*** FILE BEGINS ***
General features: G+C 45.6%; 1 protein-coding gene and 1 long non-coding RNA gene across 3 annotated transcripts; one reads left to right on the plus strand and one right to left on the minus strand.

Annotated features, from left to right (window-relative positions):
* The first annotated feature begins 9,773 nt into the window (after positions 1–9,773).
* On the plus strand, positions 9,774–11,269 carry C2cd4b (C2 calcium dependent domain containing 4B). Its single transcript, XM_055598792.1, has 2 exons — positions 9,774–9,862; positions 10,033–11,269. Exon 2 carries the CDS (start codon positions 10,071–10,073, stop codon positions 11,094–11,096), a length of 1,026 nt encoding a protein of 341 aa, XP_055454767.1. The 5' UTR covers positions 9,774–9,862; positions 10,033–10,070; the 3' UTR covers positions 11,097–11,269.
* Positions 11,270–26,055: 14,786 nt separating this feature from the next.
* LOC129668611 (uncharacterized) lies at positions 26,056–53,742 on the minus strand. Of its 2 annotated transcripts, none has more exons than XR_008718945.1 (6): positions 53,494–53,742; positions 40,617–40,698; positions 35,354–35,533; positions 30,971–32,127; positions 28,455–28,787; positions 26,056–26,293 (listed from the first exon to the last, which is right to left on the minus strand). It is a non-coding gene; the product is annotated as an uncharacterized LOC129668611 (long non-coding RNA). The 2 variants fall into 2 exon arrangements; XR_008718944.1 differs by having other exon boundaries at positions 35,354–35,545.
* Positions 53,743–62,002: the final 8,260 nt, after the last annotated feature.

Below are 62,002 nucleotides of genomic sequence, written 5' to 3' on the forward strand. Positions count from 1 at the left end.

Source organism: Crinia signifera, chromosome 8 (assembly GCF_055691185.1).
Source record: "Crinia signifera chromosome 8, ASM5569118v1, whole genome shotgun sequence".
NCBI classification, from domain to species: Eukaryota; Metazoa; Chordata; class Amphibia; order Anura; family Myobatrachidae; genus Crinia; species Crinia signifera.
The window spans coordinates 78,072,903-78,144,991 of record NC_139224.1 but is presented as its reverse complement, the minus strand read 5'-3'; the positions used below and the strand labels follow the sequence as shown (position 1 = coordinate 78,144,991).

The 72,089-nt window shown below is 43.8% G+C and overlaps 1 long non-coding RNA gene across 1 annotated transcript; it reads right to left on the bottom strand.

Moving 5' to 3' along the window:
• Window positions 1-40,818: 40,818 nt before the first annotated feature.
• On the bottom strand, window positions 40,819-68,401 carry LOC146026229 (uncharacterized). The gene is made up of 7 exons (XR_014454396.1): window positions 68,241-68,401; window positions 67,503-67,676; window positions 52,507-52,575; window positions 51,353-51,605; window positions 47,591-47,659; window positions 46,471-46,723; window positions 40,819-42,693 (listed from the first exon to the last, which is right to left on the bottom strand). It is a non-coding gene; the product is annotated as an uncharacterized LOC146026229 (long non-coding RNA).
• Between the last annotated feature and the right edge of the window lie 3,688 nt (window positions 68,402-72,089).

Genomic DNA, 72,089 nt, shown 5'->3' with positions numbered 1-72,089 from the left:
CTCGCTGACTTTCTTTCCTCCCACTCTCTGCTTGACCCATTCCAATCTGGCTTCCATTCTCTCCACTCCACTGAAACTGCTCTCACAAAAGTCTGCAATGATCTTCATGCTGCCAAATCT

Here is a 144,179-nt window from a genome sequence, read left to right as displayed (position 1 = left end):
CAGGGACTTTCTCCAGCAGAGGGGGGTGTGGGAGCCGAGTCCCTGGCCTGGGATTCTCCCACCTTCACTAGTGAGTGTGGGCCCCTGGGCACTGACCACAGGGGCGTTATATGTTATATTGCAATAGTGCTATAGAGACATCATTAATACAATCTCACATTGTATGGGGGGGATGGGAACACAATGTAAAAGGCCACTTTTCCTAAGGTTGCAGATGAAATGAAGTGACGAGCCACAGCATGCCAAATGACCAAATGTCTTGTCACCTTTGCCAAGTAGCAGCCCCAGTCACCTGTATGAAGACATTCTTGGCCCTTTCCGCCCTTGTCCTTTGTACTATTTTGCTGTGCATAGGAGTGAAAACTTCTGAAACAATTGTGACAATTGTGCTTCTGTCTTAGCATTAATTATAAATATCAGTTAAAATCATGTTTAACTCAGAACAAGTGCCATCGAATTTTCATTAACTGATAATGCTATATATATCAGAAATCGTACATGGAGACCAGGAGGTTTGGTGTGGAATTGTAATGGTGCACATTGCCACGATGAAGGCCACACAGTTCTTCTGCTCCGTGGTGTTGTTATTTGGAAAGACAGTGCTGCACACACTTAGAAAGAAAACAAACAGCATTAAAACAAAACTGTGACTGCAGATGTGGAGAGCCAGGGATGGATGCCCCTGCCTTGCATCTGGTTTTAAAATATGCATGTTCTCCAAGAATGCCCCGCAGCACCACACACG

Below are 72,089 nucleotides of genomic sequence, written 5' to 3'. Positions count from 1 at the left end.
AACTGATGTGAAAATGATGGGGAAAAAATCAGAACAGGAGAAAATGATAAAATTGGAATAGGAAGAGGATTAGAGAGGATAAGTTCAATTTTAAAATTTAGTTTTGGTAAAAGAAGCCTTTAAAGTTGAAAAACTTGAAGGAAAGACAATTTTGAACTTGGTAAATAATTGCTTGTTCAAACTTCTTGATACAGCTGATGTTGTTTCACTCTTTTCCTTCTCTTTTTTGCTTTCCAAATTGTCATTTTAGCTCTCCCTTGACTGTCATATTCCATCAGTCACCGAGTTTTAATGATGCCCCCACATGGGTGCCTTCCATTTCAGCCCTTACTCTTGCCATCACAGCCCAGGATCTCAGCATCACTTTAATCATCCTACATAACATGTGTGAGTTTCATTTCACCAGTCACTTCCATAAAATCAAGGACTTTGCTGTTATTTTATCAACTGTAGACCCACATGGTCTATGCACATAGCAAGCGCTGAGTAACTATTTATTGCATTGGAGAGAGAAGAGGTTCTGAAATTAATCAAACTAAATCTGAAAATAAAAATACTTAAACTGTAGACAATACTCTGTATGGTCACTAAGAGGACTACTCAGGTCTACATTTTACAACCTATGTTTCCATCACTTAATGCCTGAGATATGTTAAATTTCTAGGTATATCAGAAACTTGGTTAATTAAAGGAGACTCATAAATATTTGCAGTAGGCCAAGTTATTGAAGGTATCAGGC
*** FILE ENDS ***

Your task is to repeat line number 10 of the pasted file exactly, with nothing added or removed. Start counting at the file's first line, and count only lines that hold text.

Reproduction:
Source record: "Crinia signifera chromosome 8, ASM5569118v1, whole genome shotgun sequence".